Talk:Assyrians in the Netherlands

From Wikipedia, the free encyclopedia
Jump to: navigation, search
WikiProject Assyria (Rated Start-class, Mid-importance)
WikiProject icon This article is within the scope of the WikiProject Assyria, which aims to improve Wikipedia's coverage of Assyrian-related topics. If you would like to participate, please visit the project page.
Start-Class article Start  This article has been rated as Start-Class on the project's quality scale.
 Mid  This article has been rated as Mid-importance on the project's importance scale.
 

Mor Ephrem Monastery[edit]

I removed the mentioning of Mor Ephrem Monastery as the "first Assyrian monastery in Europe". The monastery's web site speaks of Aramaeans and Syro-Aramaeans, not of Assyrians! --Benne ['bɛnə] (talk) 18:54, 11 March 2007 (UTC)

Nice try. Assyrians of Syriac Orthodox go to this monastery and establish it as their monastery. You dont like it, go tell them they dont belong their. The sources are on the buttom of the page. Chaldean 03:58, 12 March 2007 (UTC)
I see nothing like that on the links you provided. And still, there are no sources, except for assyrianist websites. --Benne ['bɛnə] (talk) 06:45, 12 March 2007 (UTC)
"assyrianist" websites are providing information about the culture of the Assyrians in holland. Their is nothing contriversial that is being stated that needs specific source. Chaldean 13:52, 12 March 2007 (UTC)
It seems to be the same story happening again. A significant proportion of the people who are meant to be included in this article choose to call themsleves Aramaean in preference to Assyrian. The monastery's own website is very clearly Aramaeanist and contains direct links to http://www.aramnaharaim.org/ (a strongly Aramaeanist website based in the Netherlands). I think it would be more accurate for this article to talk about Assyrians and Aramaeans in the Netherlands because that is the reality — yes, it's not a nice reality, and yes, it does belittle the people. The situation may be different in the US Mid-West, but that's not what this article is about. This isn't ethnic, ecclesiastical or geographical. This is purely political: whole families in Europe are divided bitterly on this issue. However, unlikeable the situation it should be documented without bias to one group or the other. Calling a monastery Assyrian when it clearly calls itself Aramaean is biased, I'm afraid. — Gareth Hughes 15:39, 12 March 2007 (UTC)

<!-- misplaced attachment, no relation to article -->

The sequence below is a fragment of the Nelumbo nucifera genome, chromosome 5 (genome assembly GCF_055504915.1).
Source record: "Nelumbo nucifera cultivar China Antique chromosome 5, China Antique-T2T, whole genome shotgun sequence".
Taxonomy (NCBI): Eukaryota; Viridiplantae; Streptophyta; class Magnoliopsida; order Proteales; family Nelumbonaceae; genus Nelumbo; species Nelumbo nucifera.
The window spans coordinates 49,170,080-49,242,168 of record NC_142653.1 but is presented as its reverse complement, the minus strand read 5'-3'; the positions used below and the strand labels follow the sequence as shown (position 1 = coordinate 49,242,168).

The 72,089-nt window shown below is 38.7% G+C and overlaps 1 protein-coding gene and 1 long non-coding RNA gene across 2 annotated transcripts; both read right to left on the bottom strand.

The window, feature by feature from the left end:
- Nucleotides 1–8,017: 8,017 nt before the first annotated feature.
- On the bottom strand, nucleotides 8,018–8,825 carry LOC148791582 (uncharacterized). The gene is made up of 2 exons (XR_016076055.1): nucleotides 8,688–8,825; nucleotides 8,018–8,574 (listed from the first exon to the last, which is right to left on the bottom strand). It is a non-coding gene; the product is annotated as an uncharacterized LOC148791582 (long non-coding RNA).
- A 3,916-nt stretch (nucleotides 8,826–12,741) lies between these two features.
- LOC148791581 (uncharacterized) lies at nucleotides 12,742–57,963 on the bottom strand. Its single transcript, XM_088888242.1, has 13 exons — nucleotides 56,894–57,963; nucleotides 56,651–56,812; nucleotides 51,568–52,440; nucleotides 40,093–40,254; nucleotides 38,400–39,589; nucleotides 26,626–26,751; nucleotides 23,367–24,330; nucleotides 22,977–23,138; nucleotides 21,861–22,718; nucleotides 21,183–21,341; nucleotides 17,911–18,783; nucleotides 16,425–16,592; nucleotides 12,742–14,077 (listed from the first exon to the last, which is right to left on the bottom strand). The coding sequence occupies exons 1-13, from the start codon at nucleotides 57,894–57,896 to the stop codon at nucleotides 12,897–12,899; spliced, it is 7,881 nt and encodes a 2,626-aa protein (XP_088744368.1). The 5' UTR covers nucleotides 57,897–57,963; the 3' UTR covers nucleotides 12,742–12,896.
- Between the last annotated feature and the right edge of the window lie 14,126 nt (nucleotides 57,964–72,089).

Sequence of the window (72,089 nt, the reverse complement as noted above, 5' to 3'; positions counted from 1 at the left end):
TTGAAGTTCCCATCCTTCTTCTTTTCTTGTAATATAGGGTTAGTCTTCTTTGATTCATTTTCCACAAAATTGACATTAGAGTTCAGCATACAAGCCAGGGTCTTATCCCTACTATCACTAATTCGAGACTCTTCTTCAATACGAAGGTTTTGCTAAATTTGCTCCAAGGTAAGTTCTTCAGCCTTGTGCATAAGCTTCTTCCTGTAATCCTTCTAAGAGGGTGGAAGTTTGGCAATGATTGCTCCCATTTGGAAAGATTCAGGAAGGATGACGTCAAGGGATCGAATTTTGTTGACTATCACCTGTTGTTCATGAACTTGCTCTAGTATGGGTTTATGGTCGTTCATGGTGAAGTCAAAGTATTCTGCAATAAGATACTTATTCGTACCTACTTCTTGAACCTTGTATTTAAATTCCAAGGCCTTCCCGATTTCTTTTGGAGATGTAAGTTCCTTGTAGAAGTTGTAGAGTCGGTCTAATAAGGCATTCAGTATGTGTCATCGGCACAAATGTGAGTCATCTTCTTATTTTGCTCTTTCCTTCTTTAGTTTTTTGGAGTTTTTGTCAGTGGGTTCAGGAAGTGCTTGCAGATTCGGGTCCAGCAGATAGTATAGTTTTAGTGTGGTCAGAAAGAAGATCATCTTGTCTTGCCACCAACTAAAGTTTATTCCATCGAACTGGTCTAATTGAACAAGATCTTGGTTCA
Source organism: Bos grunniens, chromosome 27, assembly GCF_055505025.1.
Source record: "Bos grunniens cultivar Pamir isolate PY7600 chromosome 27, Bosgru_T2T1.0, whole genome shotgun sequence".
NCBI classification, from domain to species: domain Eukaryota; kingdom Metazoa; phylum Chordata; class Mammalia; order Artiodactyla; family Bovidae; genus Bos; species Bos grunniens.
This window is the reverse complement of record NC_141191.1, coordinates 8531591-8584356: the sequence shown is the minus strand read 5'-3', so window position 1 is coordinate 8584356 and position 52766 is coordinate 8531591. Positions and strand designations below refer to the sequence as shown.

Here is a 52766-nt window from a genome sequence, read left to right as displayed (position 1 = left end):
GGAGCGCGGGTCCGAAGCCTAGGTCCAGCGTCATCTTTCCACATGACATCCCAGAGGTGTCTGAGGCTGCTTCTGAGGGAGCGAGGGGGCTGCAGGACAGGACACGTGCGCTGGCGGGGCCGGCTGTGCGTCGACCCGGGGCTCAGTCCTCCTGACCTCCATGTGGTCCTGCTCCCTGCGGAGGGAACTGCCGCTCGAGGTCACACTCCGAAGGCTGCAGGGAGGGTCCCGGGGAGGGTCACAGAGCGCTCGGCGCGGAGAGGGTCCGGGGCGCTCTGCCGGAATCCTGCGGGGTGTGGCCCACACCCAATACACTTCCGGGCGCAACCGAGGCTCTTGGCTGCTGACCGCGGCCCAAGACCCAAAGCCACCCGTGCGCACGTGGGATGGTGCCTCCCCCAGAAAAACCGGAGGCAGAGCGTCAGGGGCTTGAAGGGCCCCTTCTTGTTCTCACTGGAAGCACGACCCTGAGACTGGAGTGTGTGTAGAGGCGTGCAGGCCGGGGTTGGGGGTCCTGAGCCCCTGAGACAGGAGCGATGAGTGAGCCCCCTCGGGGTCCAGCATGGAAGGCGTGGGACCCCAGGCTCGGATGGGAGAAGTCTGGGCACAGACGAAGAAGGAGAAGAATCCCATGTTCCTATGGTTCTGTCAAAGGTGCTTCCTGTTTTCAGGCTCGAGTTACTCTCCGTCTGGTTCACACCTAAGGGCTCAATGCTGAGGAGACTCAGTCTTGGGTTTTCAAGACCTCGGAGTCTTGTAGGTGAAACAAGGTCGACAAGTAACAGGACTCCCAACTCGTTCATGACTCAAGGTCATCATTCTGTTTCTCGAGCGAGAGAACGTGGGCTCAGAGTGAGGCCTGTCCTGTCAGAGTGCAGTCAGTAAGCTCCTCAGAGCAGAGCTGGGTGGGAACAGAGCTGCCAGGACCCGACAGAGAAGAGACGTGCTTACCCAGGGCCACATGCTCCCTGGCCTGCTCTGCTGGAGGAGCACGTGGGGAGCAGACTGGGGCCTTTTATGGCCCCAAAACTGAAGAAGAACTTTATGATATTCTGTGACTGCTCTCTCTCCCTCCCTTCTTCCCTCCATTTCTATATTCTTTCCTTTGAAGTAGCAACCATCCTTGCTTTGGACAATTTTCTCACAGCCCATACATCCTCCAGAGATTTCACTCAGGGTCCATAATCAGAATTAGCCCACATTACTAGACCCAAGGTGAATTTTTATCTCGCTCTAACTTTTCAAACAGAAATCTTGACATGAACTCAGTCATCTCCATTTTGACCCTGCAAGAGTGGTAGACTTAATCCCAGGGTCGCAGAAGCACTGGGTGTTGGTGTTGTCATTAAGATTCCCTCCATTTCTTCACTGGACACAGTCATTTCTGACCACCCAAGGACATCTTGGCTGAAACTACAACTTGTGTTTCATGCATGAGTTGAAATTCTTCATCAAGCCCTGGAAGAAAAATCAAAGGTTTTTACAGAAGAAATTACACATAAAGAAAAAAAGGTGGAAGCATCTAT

Maybe the sentenced was bad worded, but the point is Syriac Orthodox who call themselves Assyrians go to this monastery and consider it as one of their own. As for the offical website; how do we not know the monastery itself isn't splite as well? For all we know the guy who created the website could be a aramean extremist even thou the monastery itself doesn't share his view. In any ways, months ago some person created Aramaeans in the Netherlands. Chaldean 16:20, 12 March 2007 (UTC)
OK, so now there are links between both articles. Something that neither group will like, but at least demonstrates the two points of view in seperate articles. — Gareth Hughes 16:40, 12 March 2007 (UTC)

Encyclopedia worthy?[edit]

Is this article really encyclopedia worthy? Really? An article about Suryoye in the Netherlands? Isn't it better to just throw all the articles about Assyrians in the Netherlands, Germany, Sweden etc. into the page Assyrian people? Michaelovic (talk) 21:01, 26 September 2010 (UTC)

BTW, the article is full of errors like:

The Assyrians have integrated well into the Dutch culture, and thus do not attract negative press coverage like other immigrant groups. While the Netherlands does not take an ethnic census, the number of Assyrians is estimated to be between the 25,000 and 35,000.

First of all: Like any other race of culture, even Syriacs has rotten appels in their trees. The claim that they do not attract negative coverage therefore isn't true. See this newspaper article for evidence. The article speaks about the Syriac youth in the South of Enschede who are involved in criminal activities. Conform recent police reports, 70% of the criminal activities in the South of Enschede are the Syriacs to blaim.
Second of all: 25,000 to 35,000 is alot. No source could verify this. The real number is estimated to be between the 15,000 and 20,000. See for evidence: aaaaallll the way below. Thank you, Michaelovic (talk) 20:14, 30 September 2010 (UTC)

Image + Arameans (Syriacs)[edit]

As first I want to say the picture of the protest isn't in the Netherlands! As you can read some words on the banners! --> Turquie, Le <-- For example.. So its in France. Second the people here in the Netherlands are mostly known as Arameans (Syriacs)! I had contact with alot of newswebsites/papers/televisions they also admitted that they use the word Arameans more in the news! When u will visit The Netherlands you almost won't see someone calling him/herself Assyrian. The page name should be changed! And the source of the Assyrian population doesn't even show that there are 60.000 Assyrians here! And there are never more than 1000 Assyrians here, but there are 30.000 Arameans and yes i do have a source And not only this one but alot of more of this kind pages! — Preceding unsigned comment added by GabrielOromoy (talkcontribs) 20:13, 20 June 2016 (UTC)